The Coal Trader

Coal News Coal Markets westshore terminals vancouver coal

Growth of China’s import coking coal prices slows

Chinese prices of seaborne imported coking coal lost ground during April 22-26. Meanwhile, the pace of price increase for Mongolian coking coal delivered into China has also slowed during the same period.

As of April 26, the price for Russian K4 premium coking coal had remained stable at Yuan 1,800/tonne ($248/t) from a week earlier, contrasting with the Yuan 220/t surge observed in the prior survey week, according to Mysteel’s database. Prices for locally-mined Inagli and Elga fat coal had even decreased by Yuan 40/t and Yuan 10/t on week to reach Yuan 1,660/t and Yuan 1,400/t respectively, all on ex-warehouse basis at North China’s Jingtang port and including the 13% VAT.

The demand for imported coking coal from most domestic steelmakers remained relatively good last week, while some of them started to show reluctance toward high-priced coal resources, aiming to maintain reasonable costs. This cautious stance towards pricy coal prompted port traders to slightly reduce their offers to stimulate sales, Mysteel Global learned.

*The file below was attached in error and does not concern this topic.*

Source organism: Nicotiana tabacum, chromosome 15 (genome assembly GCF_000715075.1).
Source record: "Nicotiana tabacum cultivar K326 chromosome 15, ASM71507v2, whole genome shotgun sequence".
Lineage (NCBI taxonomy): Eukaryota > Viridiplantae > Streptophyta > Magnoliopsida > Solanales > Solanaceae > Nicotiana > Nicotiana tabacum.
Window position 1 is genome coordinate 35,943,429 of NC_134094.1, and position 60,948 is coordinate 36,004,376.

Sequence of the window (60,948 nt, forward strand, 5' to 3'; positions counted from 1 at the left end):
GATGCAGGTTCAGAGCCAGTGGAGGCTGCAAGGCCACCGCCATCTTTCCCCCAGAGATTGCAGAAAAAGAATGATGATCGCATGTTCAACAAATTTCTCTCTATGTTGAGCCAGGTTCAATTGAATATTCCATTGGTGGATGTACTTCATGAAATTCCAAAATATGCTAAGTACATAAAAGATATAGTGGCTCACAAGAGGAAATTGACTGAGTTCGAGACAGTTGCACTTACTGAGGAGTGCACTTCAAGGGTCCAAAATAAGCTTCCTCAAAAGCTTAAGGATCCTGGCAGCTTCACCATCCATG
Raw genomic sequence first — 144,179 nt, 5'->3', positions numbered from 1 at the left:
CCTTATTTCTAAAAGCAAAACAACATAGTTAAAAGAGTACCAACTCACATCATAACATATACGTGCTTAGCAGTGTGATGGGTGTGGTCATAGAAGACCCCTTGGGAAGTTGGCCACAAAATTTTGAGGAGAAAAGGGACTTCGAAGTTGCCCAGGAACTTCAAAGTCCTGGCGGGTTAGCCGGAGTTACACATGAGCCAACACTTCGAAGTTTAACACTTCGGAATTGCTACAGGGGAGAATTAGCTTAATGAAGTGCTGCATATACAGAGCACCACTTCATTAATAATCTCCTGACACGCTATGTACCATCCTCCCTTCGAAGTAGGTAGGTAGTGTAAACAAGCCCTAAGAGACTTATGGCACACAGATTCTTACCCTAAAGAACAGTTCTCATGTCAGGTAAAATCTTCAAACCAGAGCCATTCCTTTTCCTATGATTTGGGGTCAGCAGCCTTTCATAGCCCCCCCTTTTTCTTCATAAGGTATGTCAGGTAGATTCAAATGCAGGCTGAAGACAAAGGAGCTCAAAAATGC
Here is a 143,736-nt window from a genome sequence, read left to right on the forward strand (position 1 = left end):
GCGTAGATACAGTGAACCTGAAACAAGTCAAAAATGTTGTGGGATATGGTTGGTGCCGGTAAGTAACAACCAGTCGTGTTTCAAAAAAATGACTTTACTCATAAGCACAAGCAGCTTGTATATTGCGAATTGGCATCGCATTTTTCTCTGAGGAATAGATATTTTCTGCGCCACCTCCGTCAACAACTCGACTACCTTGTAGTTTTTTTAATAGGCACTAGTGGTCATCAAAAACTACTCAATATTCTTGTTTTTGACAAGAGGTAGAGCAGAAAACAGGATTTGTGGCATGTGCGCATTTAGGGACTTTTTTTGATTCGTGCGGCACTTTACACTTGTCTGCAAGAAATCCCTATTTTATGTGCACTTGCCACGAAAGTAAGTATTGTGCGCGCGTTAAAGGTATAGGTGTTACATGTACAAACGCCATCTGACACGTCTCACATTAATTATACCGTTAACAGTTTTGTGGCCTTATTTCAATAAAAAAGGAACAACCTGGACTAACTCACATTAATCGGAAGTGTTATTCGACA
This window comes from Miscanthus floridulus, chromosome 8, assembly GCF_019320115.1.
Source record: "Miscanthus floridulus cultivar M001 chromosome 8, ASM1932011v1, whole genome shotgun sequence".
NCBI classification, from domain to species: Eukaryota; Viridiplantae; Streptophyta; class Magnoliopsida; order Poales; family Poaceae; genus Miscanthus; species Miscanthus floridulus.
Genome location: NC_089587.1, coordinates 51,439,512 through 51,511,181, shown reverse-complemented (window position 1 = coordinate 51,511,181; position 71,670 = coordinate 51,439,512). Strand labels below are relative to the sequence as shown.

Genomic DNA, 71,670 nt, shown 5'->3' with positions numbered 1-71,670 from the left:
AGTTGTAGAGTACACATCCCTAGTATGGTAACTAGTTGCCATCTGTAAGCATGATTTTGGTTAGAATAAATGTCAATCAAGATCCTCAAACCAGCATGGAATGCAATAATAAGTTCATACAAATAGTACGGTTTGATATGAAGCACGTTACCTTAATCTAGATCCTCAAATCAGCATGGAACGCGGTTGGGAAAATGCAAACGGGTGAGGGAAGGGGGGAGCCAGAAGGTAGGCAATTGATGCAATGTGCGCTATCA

In the same period, domestic coke producers opted to purchase only enough import coking coal to meet current production needs, as they continued to face losses despite managing to persuade steelmakers to accept two price increases totalling Yuan 200-220/t on April 22 and April 26 respectively.

As of April 26, total stocks of all imported coking coal at the five major Chinese ports under Mysteel’s monitoring – Rizhao, Jingtang, Qingdao, Lianyungang and Zhanjiang – had climbed to about 2.2 million tonnes, higher by 176,500 tonnes on week.

During the same period, the growth in prices of Mongolian coking coal also slowed due to subdued trading activities. As of April 26, the price of Mongolian 5# raw coal (ash 18%, VM 23-28.5%, sulfur 0.6%, GRI 80-85) inched up by Yuan 10/t on week to Yuan 1,360/t including VAT, slowing clearly from the previous week’s Yuan 105/t increase, on ex-warehouse basis at the Ganqimaodu border crossing in North China’s Inner Mongolia, according to Mysteel’s tracking.

In terms of Mongolian coal shipments, the number of trucks moving coal from Mongolia to Ganqimaodu averaged 895 units/day over April 22-26, down by about 14% from the prior week, according to Mysteel’s survey.

Over the same period, truck traffic delivering Mongolian coal to China via the other key border-crossing points of Ceke and Mandula (also in Inner Mongolia) reached 593 units/day and 293 units/day on average, with the former down by 8% while the latter up by 30% on week, Mysteel’s survey showed.

Written by Winnie Han